3)      Trace mineral sources – sources of trace minerals have been debated for years. The two primary sources include inorganic (oxides, chlorides, sulfates) and organic or chelated sources. Most if not all minerals contain trace minerals that are largely inorganic. And research over the last 20 years or so have guided mineral manufacturers to use predominantly sulfate sources for this portion. Generally you will find Cu, Zn and Manganese (Mn) supplied as sulfates. If iron is added (generally not required in cattle formulations) it is also added as a sulfate but can also be found as an oxide where manufacturers want to add the red color to a mineral (also unnecessary). Cobalt (Co) is commonly added as a carbonate but can be found in a sulfate form. Selenium is generally added as sodium selenite or selenate. One note here, the amount of Se that can be fed is regulated by the FDA (3 mg/hd/d). The form used is not regulated. Iodine (I) is an exception and is often added as EDDI or Ethylenediamine dihydroiodide, which is considered organic. It can also be found as Ca or K Iodate which is considered inorganic. Some oxide forms are still used by some manufactured but oxides are considered to be the most poorly absorbed. The sulfate forms are considered to be the standards for inorganic trace minerals.

Organic or chelated forms are another story. There are at least 10 different organic trace mineral (OTM) suppliers on the market providing a variety of trace mineral combinations. Organic trace minerals are defined as molecules where the metal fraction (Cu, Zn, Mn, Co, I, Se) has been bound to an organic fraction (known as a ligand) of some type. This may be an amino acid (i.e. methionine, lysine, etc.), a peptide (two or more amino acids), a carbohydrate (i.e. one or more sugar molecules) or an organic acid. The function of these OTMs is to protect the metal from being bound to another atom or molecule in the rumen and becoming unavailable for absorption in the small intestine. But in addition to the protection they provide, these molecules must also be able to release the metal so it can be picked up at the intestinal wall and transported into the body.

As mentioned there are multiple suppliers for OTM's. The question that commonly is asked is “which is the best?” The answer to that is “nobody really knows.” There are a couple of companies which, over the years, have generated a great deal of research to show how effective their product is. These comparisons are normally made against inorganic sources. Few, if any studies have been conducted which compares products to one another. This is not surprising since no one wants to fund a study where their product might not come out the best and run the risk of those study results finding their way to the marketplace. Nutritional research is simply too variable. This and the fact that the actual absorption and utilization of these products is based on a fairly long list of factors which will be covered at another time.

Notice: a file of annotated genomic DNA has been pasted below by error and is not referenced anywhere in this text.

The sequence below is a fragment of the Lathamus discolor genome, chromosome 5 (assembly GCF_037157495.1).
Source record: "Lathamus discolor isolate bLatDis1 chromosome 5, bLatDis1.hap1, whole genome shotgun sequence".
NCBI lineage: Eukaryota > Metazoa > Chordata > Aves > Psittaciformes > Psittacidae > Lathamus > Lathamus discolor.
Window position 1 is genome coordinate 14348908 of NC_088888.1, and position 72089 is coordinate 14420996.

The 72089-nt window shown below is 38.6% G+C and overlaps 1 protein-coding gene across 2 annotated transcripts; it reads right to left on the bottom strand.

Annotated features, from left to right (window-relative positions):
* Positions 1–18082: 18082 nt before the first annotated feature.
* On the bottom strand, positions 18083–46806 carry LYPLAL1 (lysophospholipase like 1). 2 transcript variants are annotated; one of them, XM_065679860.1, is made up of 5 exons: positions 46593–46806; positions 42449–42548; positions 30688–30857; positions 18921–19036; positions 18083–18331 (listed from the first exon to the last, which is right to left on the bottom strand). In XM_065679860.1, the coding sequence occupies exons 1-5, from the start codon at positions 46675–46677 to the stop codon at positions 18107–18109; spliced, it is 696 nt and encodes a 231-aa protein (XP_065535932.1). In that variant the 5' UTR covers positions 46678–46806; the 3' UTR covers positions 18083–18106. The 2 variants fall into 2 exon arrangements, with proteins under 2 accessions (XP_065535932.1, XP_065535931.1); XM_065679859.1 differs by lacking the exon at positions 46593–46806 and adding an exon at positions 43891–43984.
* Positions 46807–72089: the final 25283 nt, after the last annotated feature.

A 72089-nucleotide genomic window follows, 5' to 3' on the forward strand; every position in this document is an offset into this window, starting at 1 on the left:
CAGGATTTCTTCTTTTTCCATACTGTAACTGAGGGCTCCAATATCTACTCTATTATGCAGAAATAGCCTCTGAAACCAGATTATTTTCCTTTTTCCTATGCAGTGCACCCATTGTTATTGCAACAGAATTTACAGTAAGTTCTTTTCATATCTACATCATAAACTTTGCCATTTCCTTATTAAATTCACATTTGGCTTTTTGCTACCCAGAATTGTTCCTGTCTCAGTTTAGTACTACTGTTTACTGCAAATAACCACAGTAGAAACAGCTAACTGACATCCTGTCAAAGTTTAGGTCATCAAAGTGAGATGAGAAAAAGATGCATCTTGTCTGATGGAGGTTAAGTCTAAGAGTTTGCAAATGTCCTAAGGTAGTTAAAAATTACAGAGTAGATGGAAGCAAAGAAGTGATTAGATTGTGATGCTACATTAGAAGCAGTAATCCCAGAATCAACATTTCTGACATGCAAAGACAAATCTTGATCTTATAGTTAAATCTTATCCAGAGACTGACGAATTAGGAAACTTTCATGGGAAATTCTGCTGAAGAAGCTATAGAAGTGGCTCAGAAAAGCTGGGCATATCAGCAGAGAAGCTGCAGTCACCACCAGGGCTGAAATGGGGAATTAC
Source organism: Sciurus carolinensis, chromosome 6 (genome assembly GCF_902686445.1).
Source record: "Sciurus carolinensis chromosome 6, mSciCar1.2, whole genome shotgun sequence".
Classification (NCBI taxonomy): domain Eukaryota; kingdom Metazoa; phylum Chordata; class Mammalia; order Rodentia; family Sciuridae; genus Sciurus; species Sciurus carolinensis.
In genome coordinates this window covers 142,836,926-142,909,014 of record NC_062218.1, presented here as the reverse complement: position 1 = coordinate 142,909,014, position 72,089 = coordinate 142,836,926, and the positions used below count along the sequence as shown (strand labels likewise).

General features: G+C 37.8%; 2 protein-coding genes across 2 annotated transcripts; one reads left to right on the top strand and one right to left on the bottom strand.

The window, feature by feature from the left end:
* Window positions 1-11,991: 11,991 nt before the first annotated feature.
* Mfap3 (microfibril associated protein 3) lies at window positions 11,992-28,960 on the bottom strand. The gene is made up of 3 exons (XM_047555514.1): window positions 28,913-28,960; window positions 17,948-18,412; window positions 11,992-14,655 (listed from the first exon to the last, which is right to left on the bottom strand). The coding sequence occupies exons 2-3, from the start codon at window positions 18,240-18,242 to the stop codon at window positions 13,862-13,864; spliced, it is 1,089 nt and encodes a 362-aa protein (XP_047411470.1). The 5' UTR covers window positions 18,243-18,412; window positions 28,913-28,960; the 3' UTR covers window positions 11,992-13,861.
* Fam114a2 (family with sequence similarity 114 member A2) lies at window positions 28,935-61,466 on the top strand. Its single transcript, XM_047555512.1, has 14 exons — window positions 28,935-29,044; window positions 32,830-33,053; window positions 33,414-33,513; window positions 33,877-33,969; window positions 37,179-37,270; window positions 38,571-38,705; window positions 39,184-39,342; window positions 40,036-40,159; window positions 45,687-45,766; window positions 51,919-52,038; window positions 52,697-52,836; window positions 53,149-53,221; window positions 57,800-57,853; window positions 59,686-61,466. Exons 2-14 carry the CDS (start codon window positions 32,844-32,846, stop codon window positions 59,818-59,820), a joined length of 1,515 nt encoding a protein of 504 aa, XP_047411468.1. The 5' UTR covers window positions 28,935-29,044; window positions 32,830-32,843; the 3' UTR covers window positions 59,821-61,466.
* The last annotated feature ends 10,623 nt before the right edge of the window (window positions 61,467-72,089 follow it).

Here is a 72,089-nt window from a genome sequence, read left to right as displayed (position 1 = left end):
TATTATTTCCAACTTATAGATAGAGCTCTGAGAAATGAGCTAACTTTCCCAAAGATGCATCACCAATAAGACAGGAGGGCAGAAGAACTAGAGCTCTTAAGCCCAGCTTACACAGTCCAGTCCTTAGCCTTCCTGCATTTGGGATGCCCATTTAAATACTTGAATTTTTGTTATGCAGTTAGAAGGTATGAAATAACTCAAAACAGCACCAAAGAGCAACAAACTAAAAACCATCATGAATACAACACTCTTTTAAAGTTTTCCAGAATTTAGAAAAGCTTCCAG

Overall extensive, ongoing research has shown that OTM's should be included in a mineral program as probably 25 to 33 percent of the overall trace mineral supply. The improved availability of the TM's to the animal have shown positive effects especially in improved reproduction and health benefits. The exact source to use is debatable although some nutritionists are considering that there may be a benefit to adding a blend of OTM's to try to broaden the spectrum somewhat.

4)      Additives – a variety of additives can be formulated into mineral supplements. This can include antibiotics such as CTC, ionophores like Rumensin® and Bovatec®, yeast products, bacterial cultures, enzyme preparations, fly control and so on. The combinations are extensive but, in some cases, are regulated by the USDA or FDA.

Conclusions

From this you can see that the mineral supplement component of your feeding and supplement program can be somewhat complex but like anything else is dependent on your base forage program and the type of operation you have. Some research and pencil pushing and assistance from a qualified nutritionist can help you greatly at keeping your costs down and building the best program possible for your operation.

Dr. Steve Blezinger is a management and nutritional consultant with an office in Sulphur Springs, TX. He can be reached at sblez@verizon.net or at (903) 352-3475. For more information please visit us on at www.facebook/reveille livestock concepts.







Don't forget to BOOKMARK  
Cattle Today Online!